Nuclear Sub Commander Transforms Leadership, Gets Winning Performance

TurnTheShipAround Book CoverA nuclear submarine commander has written a must-read book about how to achieve great performance at every level of your organization.

David Marquet’s  Turn The Ship Around! A True Story of Turning Followers into Leaders is terrific for all team players in your company.  It’s especially powerful for those entrusted with leading direct reports.  

I loved the book.  Marquet has distilled his philosophy into a concise, attention-keeping,  easy read filled with examples of how he and his crew turned the worst performing nuclear sub into the best.

You, too, can apply this philosophy, but first you’ll have to adopt a new mindset that will lead to different actions.  Marquet’s thesis is that we need to transform leadership from a “leader-follower” mode to one of “leader-leader.”  That’s how he transformed the USS Santa Fe from a dysfunctional “one captain and 134 crewmen” into a high-octane operation of “135 thinkers.”

There are four key building blocks to Marquet’s “leader-leader” philosophy:

  1. Let go of old ideas
  2. Control (it’s not what you think)
  3. Competence (a key ingredient)
  4. Clarity (so important yet often lacking)

I’ll add a critical, fifth building block:  Marquet had the support of his boss! 

Marquet shares actual tour-of-duty examples of how control, competence and clarity need to intersect and combine for success, and he toplines the idea this way:

“Control only works with a competent workforce that understand’s the organization’s purpose.  Hence, as control is divested, both technical competence and organizational clarity need to be strengthened.”

First, though, Marquet states and then takes direct aim at traditional naval doctrine:  “Officers are rewarded for being indispensable, for being missed after they depart.”  This old way of thinking, which can also be found in the business world, must go, he says.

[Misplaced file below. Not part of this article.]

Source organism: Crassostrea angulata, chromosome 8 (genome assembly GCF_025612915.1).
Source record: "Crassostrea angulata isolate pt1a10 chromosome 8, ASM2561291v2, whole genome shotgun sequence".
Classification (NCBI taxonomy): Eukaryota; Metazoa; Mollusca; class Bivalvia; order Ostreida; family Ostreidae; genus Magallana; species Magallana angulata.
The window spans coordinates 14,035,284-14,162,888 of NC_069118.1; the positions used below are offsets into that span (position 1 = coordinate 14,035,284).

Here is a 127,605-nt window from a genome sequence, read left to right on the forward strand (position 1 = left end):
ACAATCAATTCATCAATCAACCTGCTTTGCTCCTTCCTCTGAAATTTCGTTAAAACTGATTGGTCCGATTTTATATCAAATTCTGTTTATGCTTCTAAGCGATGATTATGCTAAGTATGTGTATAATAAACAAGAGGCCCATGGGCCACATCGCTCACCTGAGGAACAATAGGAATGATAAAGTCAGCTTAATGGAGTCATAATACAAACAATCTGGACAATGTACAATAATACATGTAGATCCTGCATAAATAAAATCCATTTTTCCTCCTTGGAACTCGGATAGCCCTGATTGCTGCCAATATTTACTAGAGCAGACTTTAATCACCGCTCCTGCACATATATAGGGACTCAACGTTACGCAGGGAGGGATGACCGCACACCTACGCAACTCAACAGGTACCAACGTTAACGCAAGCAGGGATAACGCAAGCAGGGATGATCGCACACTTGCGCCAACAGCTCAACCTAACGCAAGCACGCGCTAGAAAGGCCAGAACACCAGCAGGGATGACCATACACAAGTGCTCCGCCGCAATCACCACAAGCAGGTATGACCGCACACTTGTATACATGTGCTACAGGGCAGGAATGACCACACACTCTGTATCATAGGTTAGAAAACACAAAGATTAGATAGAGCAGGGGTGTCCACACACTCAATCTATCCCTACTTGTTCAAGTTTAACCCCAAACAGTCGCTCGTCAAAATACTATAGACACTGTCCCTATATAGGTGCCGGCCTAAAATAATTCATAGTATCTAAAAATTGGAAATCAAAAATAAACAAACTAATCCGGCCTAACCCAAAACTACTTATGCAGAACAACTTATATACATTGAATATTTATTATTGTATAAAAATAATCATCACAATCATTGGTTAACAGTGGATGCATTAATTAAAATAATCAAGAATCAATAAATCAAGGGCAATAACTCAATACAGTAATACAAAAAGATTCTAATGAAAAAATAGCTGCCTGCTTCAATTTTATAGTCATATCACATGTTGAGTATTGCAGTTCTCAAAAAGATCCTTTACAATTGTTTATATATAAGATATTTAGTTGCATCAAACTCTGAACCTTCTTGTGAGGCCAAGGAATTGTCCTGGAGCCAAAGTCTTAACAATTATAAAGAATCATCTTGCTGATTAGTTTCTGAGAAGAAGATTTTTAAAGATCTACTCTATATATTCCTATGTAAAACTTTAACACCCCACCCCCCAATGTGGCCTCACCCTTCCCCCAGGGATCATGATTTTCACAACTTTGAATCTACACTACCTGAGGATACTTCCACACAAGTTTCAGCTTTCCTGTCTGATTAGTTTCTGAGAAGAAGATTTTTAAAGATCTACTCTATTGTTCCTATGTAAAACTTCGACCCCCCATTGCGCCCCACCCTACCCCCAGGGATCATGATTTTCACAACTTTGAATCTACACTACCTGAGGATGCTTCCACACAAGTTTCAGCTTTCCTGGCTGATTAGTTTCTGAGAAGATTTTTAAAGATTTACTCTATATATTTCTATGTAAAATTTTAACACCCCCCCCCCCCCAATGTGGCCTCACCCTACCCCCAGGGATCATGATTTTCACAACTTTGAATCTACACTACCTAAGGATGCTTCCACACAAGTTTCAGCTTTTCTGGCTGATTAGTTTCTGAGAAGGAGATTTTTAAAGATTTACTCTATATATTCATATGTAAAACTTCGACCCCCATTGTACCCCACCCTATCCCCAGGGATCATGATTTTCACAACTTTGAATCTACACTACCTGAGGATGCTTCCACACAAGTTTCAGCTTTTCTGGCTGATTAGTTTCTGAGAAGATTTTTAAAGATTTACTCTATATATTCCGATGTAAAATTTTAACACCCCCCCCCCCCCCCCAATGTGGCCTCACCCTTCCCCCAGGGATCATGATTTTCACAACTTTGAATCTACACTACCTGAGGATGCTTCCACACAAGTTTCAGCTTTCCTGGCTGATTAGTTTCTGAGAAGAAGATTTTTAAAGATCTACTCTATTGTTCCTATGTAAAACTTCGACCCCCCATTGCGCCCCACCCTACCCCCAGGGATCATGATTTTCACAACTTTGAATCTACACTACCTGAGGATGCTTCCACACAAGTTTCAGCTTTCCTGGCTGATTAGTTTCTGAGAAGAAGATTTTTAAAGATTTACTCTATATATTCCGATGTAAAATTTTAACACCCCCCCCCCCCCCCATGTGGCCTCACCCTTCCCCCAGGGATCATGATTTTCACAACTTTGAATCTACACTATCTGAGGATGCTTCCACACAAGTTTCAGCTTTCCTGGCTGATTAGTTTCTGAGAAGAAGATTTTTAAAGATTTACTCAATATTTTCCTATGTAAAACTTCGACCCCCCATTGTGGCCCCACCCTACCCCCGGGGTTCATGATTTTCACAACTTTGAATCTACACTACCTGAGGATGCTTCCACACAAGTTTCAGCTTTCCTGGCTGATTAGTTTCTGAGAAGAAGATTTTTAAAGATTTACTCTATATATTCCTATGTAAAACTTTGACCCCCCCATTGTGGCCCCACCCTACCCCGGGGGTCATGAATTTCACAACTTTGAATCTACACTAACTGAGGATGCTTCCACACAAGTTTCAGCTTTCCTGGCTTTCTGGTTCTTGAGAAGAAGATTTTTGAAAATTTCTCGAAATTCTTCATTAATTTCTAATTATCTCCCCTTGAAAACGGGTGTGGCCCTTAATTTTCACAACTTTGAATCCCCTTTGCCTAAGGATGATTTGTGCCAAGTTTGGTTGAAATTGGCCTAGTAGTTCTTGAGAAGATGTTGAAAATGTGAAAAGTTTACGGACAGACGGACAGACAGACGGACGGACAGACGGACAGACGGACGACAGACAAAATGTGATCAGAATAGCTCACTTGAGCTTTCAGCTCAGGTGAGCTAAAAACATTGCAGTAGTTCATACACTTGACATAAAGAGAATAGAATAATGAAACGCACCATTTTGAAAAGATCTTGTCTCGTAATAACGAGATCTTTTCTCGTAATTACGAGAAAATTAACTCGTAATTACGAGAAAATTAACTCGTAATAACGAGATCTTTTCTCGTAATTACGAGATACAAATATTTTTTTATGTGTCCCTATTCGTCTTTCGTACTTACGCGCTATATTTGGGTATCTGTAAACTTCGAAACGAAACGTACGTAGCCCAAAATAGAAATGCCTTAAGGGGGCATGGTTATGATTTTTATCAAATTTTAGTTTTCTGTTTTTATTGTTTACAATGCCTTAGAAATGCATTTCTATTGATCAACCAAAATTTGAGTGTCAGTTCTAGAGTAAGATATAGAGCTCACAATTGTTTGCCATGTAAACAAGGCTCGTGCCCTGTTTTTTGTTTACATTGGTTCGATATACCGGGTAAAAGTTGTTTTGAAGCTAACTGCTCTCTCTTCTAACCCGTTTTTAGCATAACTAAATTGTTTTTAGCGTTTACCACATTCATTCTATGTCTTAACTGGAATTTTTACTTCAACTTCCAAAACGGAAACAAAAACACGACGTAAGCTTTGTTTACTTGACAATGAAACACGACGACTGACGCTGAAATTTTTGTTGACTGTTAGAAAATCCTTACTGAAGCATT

Instead, Marquet encourages us to adopt a “better way of thinking,” which is:  “Insure that people and structures are in place to maintain success after the leader departs.”

Second, Marquet makes the case to understand and fix what he calls the “empowerment flaw:”

“Many empowerment programs fail because they are just that, “programs” or “initiatives” rather than the central principle – the genetic code, if you will – behind how the organization does business.  You can’t “direct” empowerment programs.  Directed empowerment programs are flawed because they are predicated on this assumption: I have the authority and ability to empower you (and you don’t).  Fundamentally, that’s disempowering.”

His recommendation is “don’t empower, emancipate:”

“With emancipation we are recognizing the inherent genius, energy, and creativity in all people, and allowing those talents to emerge.”



To get started on this path, I’ve culled 7 Leader-Leader Action Steps that you can consider and implement.

1.  Get Team Input at the Start  

Marquet reinforces the concept of talking with your team upon assuming a new leadership role.  (Refer to my previous post – Survival Lessons from 3G Capital Takeovers at Burger King and Heinz – for more on this topic.)

Marquet shares some questions you can ask your new team:

  • What are the things you are hoping I don’t change?
  • What are the things you secretly hope I do change?
  • What are the good things about [our company/division/team] we should build on?